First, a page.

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Jennifer Wesnousky
Performance Reviews
Show Dance
New York, New York Hotel and Casino
United States
Las Vegas, NV

Cirque du Soleil - Zumanity

by Jennifer Wesnousky
February 14, 2007
New York, New York Hotel and Casino
3790 Las Vegas Blvd., South
Las Vegas, NV 89101
The Other Side of Cirque du Soleil
Self-described as the "sensual side of Cirque du Soleil," ZUMANITY, the resident spectacular at the New York, New York Hotel and Casino in Las Vegas, Nevada, blatantly strived to be sexual and shocking. However, despite utilizing such taboo vehicles as homo and bisexuality, androgyny, sadomasochism, multiracial relationships and other "adult" themes to express the company's amazing albeit eccentric skill set, the audience ceased to be shocked by anything but the show's combination of artistry, talent and top-notch entertainment.

Upon entering the venue, various vampy, scantily clad characters posed provocatively, staring down audience members on the way to their seats. Strategically placed plush, scarlet furniture such as a gothic bedroom set alluded to the program's impending themes. However, the entry of the narrators "Izzy," a zany comedienne who searches for her "boyfriend" among male audience members throughout the evening and "Antonio," an off-the-wall gigolo with an affinity for sex toys, quickly counterbalanced the initially spooky feel, imbuing the show with a kind of "Rocky Horror Picture Show"-esque combination of innuendo and camp. Supplementing the kooky ensemble with frequent reappearances, supporting characters such as the she-male "Mistress of Seduction," two portly, comedic French-maids in the sheerest of getups and the "genderless" AlmuKataB added additional intrigue.

Each and every ensuing act was uniquely memorable, requiring the highest degree of physical ability and craftsmanship. In the "Waterbowl" piece, two topless young, female contortionists performed incredible, elastic handstands with unspeakably bent backs before plummeting into the water within a large, spherical vessel, where they kissed and fondled one another affectionately to the music's celestial strains. The ferocious energy of a male and female African dance duo then overtook the stage as the gorgeous, ebony-skinned couple moved at top speed, throwing themselves onto and popping effortlessly up from the stage. Later, a sexy schoolgirl maintained a multitude of hula hoops on various parts of her tiny body as, attached to a cabled harness, she shimmied and shook rapidly, hoisted higher and higher above the audience's admiring gaze.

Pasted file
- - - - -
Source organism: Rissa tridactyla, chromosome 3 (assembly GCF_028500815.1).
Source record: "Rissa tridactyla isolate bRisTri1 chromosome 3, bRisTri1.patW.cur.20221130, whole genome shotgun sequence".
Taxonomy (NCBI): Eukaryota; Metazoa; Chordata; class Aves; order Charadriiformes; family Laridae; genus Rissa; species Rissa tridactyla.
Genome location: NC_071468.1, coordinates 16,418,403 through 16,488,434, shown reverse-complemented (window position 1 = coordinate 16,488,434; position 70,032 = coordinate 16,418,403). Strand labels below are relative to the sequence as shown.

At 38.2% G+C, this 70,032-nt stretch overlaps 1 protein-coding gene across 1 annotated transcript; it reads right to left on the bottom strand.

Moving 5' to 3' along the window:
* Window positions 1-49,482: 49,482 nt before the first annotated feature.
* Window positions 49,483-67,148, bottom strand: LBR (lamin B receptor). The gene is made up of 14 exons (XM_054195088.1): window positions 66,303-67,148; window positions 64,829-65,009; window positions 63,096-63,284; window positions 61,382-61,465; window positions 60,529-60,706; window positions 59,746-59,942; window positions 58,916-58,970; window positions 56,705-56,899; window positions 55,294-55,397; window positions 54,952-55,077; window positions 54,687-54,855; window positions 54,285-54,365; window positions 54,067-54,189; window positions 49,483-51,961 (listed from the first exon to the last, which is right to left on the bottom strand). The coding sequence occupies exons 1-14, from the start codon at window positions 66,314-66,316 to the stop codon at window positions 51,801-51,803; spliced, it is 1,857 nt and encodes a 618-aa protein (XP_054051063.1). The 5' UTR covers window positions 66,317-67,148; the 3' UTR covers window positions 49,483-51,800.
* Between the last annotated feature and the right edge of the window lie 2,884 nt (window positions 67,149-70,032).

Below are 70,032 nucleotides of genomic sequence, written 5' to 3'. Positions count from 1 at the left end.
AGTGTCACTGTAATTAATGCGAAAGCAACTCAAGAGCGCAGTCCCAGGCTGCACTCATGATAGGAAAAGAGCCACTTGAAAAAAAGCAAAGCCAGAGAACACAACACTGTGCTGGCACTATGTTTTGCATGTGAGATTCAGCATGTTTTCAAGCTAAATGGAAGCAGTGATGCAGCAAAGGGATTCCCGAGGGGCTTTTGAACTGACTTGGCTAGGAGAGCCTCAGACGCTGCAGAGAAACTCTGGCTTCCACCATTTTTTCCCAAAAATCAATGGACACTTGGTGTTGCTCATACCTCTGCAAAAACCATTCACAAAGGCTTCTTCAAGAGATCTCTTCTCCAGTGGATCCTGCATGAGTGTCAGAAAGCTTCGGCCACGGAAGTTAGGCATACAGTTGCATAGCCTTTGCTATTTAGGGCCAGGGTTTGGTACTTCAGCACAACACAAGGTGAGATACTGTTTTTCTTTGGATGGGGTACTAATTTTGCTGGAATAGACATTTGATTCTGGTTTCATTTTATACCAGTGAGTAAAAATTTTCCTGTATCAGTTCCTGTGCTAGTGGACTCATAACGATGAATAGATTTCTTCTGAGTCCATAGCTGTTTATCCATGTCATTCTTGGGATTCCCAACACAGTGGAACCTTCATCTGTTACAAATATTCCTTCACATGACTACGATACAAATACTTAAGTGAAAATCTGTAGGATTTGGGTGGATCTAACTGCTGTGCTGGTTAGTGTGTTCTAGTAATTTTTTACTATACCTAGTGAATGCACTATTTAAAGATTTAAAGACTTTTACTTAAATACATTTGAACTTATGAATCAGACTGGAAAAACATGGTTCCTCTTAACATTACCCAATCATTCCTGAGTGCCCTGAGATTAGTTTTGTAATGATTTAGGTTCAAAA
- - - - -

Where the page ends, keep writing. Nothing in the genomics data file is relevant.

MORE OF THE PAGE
A highlight of the show's latter half featured an interracial male duo, who mock-fought in a beautifully choreographed number performed within a cage's confines. The men performed a kind of gymnastic tango, lifting one another and eventually kissing one another at great length. Then, in one of the evening's most awe-inspiring pieces, a midget paired with a beautiful blonde swirled around the auditorium attached to swathes of rippling white cloth, incorporating unthinkable midair acrobatics, balletic poses and inverted over-splits. Any trace of societal discomfort regarding the man's small stature was instantly replaced with admiration as he appeared the epitome of well-proportioned manliness, confidence, skill and strength.

Like many Las Vegas spectacles, ZUMANITY offered its public not just a top-quality performance, but a totally transporting, thematic experience including such "sexy" appetizers as an assorted fruit and cheese tray and their signature "Zumanitini" to imbibe. Adding to the ambience was ZUMANITY's superb soundtrack, which combined the pulsating influences of such musical genres as urban, classical, rock and world to create an alluring vibe. And, with a titillating cast of characters, each dressed more provocatively than the next in an assortment of lingerie and other voyeuristic, strategically cut-out attire, it was impossible to turn one's eyes away from ZUMANITY's "human zoo," even before their dazzling dance and circus sections displayed their superhuman stamina.

Writer and Director : Dominic Champagne
Writer and Director : René Richard Cyr
Director of Creation : Andrew Watson
Creator and Costume Designer : Thierry Mugler
Set Designer : Stéphane Roy
Composer : Simon Carpentier
Choreographer : Debra Brown
Choreographer : Marguerite Pomerhn Derricks
Lighting Designer : Luc Lafortune
Sound Designer : Jonathan Deans
Comedic Director : Cal McCrystal
Photographer and Projection Designer : Natacha Merritt
Make-up Designer : Nathalie Gagné
Rigging and Acrobatic Equipment Designer : Jaque Paquin
Props Designer : Normand Blais
Additional Music and Lyrics : Anna Liani
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